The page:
Point 3: Time for Riddick to Bowe out

He says he is not doing it for the money. He says he has 20 million in the bank, 26 cars, and 8 or 9 homes (he can't remember how many). He says he is doing this because he just doesn't know what else to do. Riddick Bowe came back to boxing in October to fight on an Indian reserve. His plans are to fight about 7 or 8 more bums like the one that got into the ring with him, before trying to step up to the top of the boxing game that he once held over a decade away. The best thing for Bowe, is that one of those bums gets him to land on his, to put an end to this farce. Riddick Bowe fought on an Indian reserve because no doctor would give him clearance to fight. Muhammed Ali and Senator McCain are trying to set up a legitimate boxing commission for exactly this purpose. To provide both an unbiased rules based on boxing skills and not promoters wallets, and to provide protection to boxers from themselves, or those to seek to profit from them. I am sure that with 20 million dollars, Riddick can find something else to occupy his time. 20 million may seem like a lot of money, but with all the luxury this man has bought for himself, he will find that insurance, property taxes, and day to day accessories will eat through his money soon enough. This is about financing his lifestyle, plain and simple. Problem is, he should get back to his roots, and learn how to save his money. Material wealth is not worth dying over, or ending up too punch drunk to enjoy it.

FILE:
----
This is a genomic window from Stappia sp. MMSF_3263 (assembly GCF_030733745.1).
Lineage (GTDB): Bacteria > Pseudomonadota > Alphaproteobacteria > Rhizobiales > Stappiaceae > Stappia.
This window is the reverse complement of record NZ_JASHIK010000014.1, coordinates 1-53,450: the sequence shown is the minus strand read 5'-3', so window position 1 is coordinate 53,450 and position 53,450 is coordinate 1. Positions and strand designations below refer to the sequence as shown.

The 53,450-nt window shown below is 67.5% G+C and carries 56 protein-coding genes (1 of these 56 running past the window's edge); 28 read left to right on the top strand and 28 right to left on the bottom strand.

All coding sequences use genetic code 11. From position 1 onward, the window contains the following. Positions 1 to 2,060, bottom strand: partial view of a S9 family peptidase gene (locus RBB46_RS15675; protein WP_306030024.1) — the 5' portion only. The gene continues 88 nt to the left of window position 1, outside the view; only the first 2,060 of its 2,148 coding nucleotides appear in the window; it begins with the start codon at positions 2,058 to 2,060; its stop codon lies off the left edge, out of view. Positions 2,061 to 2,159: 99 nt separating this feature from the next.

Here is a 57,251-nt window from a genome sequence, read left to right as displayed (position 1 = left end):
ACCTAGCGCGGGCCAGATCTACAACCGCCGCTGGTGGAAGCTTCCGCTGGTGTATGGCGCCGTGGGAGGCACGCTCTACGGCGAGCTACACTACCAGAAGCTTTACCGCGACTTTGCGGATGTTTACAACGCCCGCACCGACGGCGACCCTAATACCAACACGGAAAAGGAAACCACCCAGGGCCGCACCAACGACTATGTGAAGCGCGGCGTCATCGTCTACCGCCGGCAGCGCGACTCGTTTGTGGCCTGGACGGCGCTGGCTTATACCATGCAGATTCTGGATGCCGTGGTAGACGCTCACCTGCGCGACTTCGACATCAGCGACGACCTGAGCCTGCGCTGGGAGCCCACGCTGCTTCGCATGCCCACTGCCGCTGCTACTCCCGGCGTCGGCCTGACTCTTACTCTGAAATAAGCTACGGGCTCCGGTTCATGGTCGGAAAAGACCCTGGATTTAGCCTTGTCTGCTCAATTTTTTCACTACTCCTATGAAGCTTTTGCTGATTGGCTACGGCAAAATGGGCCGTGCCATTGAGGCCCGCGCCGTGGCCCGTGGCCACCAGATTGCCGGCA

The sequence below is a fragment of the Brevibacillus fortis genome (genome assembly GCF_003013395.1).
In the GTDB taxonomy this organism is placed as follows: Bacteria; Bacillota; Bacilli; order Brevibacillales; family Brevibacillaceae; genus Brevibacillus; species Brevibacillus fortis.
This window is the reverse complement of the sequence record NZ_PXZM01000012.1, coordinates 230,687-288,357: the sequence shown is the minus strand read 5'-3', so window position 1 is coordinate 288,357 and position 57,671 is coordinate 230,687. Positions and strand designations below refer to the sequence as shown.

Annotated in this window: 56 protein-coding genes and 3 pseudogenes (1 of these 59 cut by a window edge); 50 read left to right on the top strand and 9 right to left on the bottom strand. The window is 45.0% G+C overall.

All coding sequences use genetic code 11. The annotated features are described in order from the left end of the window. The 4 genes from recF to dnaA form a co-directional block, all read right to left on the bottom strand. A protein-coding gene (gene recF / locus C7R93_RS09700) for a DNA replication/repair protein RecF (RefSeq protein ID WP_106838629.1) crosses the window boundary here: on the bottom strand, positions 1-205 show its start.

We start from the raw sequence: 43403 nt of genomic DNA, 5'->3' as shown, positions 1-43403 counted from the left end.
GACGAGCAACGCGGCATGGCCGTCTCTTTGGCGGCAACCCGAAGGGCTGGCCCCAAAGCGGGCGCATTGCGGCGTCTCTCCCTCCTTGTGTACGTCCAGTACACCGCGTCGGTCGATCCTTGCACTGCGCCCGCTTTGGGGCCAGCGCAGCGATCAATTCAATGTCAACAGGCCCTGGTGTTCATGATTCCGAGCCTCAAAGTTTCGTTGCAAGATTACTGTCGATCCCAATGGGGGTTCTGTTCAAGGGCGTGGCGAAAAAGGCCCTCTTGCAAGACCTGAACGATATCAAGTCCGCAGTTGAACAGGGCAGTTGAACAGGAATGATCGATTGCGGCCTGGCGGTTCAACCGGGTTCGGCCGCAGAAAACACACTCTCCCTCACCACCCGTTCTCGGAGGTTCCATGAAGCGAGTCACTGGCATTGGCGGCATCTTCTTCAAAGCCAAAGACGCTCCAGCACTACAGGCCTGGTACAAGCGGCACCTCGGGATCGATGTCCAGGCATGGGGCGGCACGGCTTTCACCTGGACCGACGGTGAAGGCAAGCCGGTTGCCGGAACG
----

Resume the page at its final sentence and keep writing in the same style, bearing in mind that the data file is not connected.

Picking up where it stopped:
About the Author
Gary Whittaker is the editor of T.E.N Magazine, a webzine with balls! Check out more at